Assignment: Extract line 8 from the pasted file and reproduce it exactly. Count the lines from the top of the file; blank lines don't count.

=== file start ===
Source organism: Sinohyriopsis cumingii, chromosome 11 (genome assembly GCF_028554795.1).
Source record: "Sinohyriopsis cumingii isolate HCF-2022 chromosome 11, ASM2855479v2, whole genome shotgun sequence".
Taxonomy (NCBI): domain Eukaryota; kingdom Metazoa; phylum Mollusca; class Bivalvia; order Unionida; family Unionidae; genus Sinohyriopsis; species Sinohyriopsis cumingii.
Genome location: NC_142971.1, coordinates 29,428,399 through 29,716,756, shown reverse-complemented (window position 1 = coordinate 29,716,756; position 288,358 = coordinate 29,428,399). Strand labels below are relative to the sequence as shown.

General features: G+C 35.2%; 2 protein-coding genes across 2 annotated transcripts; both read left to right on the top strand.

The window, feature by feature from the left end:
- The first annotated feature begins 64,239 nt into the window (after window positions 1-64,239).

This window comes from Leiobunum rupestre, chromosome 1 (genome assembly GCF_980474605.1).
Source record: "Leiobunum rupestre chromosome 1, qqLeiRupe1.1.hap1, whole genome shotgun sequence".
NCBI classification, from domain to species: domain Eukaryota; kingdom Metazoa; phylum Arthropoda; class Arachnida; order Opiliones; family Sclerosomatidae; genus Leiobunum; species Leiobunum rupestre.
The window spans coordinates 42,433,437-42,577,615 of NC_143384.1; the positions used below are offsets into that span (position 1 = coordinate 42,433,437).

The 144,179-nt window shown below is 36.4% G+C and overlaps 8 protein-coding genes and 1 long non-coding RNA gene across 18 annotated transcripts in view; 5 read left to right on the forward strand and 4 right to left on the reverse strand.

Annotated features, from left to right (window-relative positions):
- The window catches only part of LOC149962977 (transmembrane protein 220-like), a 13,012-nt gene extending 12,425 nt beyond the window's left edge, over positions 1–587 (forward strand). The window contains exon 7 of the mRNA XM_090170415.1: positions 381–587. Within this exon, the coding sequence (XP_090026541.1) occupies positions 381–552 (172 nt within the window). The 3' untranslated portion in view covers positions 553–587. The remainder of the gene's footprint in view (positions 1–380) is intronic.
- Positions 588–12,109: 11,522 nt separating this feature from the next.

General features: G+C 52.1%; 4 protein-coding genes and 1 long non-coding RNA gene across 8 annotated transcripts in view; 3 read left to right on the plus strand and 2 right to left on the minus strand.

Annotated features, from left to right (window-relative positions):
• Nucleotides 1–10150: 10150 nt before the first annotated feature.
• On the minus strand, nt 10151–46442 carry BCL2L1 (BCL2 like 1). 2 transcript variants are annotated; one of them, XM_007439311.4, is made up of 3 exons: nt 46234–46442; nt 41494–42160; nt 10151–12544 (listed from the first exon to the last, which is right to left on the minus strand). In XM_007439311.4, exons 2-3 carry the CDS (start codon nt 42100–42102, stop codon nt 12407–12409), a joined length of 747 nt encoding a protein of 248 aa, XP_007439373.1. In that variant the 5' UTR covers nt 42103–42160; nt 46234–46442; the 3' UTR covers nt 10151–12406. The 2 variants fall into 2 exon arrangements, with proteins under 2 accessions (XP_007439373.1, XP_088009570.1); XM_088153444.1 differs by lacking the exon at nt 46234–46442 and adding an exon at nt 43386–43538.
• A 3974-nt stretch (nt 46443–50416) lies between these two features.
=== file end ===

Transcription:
This window comes from Leiobunum rupestre, chromosome 1 (genome assembly GCF_980474605.1).